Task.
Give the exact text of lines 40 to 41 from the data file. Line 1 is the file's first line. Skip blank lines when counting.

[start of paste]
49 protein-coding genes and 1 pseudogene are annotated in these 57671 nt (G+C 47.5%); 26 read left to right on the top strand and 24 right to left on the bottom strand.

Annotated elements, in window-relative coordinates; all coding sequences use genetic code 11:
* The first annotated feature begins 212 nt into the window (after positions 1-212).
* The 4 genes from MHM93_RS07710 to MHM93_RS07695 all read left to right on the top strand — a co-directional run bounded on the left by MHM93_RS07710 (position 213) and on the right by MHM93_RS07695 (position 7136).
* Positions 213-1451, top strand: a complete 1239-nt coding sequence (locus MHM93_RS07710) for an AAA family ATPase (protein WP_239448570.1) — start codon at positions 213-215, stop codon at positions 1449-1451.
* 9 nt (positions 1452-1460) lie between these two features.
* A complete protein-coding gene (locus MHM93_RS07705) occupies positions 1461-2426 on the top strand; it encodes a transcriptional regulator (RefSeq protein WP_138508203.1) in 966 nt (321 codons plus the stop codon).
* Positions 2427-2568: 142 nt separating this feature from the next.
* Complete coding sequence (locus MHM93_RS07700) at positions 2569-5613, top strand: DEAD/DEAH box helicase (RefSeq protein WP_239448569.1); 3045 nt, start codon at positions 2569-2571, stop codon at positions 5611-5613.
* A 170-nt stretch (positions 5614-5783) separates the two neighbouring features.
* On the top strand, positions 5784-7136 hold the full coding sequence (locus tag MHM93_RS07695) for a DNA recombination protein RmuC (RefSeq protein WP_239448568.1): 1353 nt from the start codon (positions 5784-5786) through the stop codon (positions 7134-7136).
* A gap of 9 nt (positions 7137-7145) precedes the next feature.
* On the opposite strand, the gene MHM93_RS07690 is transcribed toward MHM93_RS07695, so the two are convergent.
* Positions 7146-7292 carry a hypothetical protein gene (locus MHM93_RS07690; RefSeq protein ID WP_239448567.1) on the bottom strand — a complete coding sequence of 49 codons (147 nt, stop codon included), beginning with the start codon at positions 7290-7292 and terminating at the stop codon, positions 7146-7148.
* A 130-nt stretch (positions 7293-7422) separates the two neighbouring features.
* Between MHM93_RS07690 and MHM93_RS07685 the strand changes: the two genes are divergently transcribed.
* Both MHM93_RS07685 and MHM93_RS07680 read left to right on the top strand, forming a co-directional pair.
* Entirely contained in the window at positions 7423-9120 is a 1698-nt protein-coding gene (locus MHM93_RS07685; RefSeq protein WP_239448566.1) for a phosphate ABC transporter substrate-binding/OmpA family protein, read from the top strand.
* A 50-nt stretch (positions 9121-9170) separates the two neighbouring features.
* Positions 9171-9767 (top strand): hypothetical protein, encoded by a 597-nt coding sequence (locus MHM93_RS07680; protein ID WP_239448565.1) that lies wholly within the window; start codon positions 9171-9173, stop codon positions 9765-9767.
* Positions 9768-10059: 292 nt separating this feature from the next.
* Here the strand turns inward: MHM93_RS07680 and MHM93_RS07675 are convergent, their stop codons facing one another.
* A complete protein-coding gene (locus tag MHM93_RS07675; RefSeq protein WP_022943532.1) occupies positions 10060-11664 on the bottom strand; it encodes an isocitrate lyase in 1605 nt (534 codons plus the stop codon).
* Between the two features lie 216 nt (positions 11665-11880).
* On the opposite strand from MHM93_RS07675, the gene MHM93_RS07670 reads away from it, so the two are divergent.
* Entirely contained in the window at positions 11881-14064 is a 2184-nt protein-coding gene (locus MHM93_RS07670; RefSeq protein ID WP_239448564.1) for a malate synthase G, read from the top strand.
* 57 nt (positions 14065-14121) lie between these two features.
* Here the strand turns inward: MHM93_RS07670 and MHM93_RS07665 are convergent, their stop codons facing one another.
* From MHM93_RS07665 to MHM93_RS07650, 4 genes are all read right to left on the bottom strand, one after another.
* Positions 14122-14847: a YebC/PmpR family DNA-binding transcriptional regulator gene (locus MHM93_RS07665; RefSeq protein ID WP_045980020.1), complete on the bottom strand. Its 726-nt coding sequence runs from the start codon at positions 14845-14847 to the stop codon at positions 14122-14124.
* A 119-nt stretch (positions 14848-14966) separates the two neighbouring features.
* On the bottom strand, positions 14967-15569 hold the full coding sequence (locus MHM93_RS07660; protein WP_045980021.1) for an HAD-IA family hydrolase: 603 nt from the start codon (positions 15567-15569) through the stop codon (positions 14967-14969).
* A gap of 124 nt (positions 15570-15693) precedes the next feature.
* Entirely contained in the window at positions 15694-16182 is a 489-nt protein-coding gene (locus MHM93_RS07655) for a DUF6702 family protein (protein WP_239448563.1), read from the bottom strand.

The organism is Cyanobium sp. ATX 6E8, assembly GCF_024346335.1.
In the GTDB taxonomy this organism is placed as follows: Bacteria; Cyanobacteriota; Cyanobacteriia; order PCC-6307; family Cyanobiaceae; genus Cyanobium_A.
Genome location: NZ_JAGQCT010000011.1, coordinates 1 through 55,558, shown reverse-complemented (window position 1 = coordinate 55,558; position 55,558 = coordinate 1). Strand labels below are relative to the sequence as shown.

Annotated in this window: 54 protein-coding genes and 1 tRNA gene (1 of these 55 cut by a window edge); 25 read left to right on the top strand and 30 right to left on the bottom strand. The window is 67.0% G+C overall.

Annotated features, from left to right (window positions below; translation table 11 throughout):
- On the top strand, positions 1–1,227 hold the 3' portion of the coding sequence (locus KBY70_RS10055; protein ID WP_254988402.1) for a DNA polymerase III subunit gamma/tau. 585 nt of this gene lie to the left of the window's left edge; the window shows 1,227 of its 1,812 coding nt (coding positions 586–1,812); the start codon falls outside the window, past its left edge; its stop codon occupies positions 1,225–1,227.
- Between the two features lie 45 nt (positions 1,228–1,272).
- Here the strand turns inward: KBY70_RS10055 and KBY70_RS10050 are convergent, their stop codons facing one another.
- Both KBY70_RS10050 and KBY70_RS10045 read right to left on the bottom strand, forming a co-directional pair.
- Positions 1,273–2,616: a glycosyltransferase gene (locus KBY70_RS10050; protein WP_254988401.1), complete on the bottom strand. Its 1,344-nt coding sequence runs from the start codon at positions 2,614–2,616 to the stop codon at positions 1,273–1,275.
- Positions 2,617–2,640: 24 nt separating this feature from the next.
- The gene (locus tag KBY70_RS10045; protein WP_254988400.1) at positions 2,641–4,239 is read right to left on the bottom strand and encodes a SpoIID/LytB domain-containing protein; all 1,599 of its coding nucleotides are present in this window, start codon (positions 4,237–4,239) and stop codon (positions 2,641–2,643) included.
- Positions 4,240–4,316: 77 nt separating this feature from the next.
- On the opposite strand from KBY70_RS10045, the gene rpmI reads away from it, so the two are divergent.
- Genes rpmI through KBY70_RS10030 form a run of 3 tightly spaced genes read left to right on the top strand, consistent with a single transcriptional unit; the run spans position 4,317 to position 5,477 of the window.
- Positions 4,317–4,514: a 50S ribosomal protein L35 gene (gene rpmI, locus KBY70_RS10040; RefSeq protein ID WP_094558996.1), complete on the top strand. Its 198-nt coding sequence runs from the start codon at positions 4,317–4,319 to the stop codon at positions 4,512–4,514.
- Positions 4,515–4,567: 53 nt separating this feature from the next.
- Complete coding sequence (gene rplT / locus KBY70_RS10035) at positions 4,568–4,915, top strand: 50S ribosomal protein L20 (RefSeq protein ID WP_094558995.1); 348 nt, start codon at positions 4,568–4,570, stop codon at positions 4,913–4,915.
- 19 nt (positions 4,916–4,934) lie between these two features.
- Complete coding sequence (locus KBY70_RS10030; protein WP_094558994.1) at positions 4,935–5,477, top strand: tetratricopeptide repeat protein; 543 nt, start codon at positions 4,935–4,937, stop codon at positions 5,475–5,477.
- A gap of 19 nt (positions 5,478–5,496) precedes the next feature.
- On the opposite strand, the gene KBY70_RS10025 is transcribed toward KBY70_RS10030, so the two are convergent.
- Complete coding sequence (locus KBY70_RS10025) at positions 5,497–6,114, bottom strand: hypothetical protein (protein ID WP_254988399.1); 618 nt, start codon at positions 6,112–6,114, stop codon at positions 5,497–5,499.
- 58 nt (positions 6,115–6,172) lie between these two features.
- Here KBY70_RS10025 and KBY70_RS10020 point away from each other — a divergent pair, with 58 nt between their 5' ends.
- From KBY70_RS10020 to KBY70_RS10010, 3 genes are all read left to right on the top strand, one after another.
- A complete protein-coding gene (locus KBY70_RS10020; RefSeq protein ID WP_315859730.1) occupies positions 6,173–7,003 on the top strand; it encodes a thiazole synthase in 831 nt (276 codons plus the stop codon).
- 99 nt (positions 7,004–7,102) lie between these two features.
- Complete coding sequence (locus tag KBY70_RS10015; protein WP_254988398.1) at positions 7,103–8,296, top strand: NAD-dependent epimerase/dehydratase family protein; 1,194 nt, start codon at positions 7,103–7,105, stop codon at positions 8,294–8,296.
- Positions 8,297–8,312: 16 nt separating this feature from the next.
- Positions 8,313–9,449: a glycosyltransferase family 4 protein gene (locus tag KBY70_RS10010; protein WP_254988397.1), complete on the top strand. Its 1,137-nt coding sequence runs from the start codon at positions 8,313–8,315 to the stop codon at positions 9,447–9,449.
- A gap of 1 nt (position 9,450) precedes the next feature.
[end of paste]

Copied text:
- On the top strand, positions 1–1,227 hold the 3' portion of the coding sequence (locus KBY70_RS10055; protein ID WP_254988402.1) for a DNA polymerase III subunit gamma/tau. 585 nt of this gene lie to the left of the window's left edge; the window shows 1,227 of its 1,812 coding nt (coding positions 586–1,812); the start codon falls outside the window, past its left edge; its stop codon occupies positions 1,225–1,227.
- Between the two features lie 45 nt (positions 1,228–1,272).